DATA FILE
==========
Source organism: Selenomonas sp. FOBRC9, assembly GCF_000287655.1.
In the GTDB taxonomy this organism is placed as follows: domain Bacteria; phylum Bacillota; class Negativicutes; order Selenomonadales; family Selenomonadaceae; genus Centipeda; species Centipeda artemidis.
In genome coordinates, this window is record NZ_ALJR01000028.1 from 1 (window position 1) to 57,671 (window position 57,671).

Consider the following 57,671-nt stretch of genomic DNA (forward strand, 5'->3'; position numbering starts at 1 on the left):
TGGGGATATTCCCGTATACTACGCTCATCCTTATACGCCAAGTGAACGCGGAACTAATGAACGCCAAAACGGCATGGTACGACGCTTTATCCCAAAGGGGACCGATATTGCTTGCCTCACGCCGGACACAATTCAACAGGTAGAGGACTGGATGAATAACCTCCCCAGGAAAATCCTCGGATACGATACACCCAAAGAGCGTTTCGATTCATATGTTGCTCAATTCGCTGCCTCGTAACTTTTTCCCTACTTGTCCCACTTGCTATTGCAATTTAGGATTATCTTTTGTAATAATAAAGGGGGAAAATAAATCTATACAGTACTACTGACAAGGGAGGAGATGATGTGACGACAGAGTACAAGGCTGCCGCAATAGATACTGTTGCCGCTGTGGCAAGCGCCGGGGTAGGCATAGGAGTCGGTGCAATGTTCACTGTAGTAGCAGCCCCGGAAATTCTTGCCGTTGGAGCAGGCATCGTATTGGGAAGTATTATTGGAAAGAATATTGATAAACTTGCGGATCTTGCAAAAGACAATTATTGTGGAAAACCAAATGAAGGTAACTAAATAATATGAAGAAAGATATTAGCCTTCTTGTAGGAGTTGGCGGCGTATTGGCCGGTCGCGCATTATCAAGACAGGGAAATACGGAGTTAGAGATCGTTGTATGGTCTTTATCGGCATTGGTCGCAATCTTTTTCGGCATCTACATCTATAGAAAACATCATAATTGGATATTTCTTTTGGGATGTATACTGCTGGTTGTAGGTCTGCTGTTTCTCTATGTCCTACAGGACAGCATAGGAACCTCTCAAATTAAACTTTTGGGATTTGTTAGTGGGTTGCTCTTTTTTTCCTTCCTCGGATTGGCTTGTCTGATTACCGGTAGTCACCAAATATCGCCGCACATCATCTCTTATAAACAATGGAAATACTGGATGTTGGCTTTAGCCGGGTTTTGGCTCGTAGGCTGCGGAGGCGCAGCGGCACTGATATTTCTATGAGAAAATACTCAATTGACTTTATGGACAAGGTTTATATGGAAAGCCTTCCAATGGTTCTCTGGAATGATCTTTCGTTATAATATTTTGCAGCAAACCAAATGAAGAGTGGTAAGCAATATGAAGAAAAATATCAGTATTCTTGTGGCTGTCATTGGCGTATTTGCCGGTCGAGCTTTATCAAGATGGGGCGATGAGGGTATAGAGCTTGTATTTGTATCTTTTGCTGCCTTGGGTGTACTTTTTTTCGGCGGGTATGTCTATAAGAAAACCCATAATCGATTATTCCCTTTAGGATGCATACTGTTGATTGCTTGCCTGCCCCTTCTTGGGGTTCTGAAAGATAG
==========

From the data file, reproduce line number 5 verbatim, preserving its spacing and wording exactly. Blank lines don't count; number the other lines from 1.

TGGGGATATTCCCGTATACTACGCTCATCCTTATACGCCAAGTGAACGCGGAACTAATGAACGCCAAAACGGCATGGTACGACGCTTTATCCCAAAGGGGACCGATATTGCTTGCCTCACGCCGGACACAATTCAACAGGTAGAGGACTGGATGAATAACCTCCCCAGGAAAATCCTCGGATACGATACACCCAAAGAGCGTTTCGATTCATATGTTGCTCAATTCGCTGCCTCGTAACTTTTTCCCTACTTGTCCCACTTGCTATTGCAATTTAGGATTATCTTTTGTAATAATAAAGGGGGAAAATAAATCTATACAGTACTACTGACAAGGGAGGAGATGATGTGACGACAGAGTACAAGGCTGCCGCAATAGATACTGTTGCCGCTGTGGCAAGCGCCGGGGTAGGCATAGGAGTCGGTGCAATGTTCACTGTAGTAGCAGCCCCGGAAATTCTTGCCGTTGGAGCAGGCATCGTATTGGGAAGTATTATTGGAAAGAATATTGATAAACTTGCGGATCTTGCAAAAGACAATTATTGTGGAAAACCAAATGAAGGTAACTAAATAATATGAAGAAAGATATTAGCCTTCTTGTAGGAGTTGGCGGCGTATTGGCCGGTCGCGCATTATCAAGACAGGGAAATACGGAGTTAGAGATCGTTGTATGGTCTTTATCGGCATTGGTCGCAATCTTTTTCGGCATCTACATCTATAGAAAACATCATAATTGGATATTTCTTTTGGGATGTATACTGCTGGTTGTAGGTCTGCTGTTTCTCTATGTCCTACAGGACAGCATAGGAACCTCTCAAATTAAACTTTTGGGATTTGTTAGTGGGTTGCTCTTTTTTTCCTTCCTCGGATTGGCTTGTCTGATTACCGGTAGTCACCAAATATCGCCGCACATCATCTCTTATAAACAATGGAAATACTGGATGTTGGCTTTAGCCGGGTTTTGGCTCGTAGGCTGCGGAGGCGCAGCGGCACTGATATTTCTATGAGAAAATACTCAATTGACTTTATGGACAAGGTTTATATGGAAAGCCTTCCAATGGTTCTCTGGAATGATCTTTCGTTATAATATTTTGCAGCAAACCAAATGAAGAGTGGTAAGCAATATGAAGAAAAATATCAGTATTCTTGTGGCTGTCATTGGCGTATTTGCCGGTCGAGCTTTATCAAGATGGGGCGATGAGGGTATAGAGCTTGTATTTGTATCTTTTGCTGCCTTGGGTGTACTTTTTTTCGGCGGGTATGTCTATAAGAAAACCCATAATCGATTATTCCCTTTAGGATGCATACTGTTGATTGCTTGCCTGCCCCTTCTTGGGGTTCTGAAAGATAG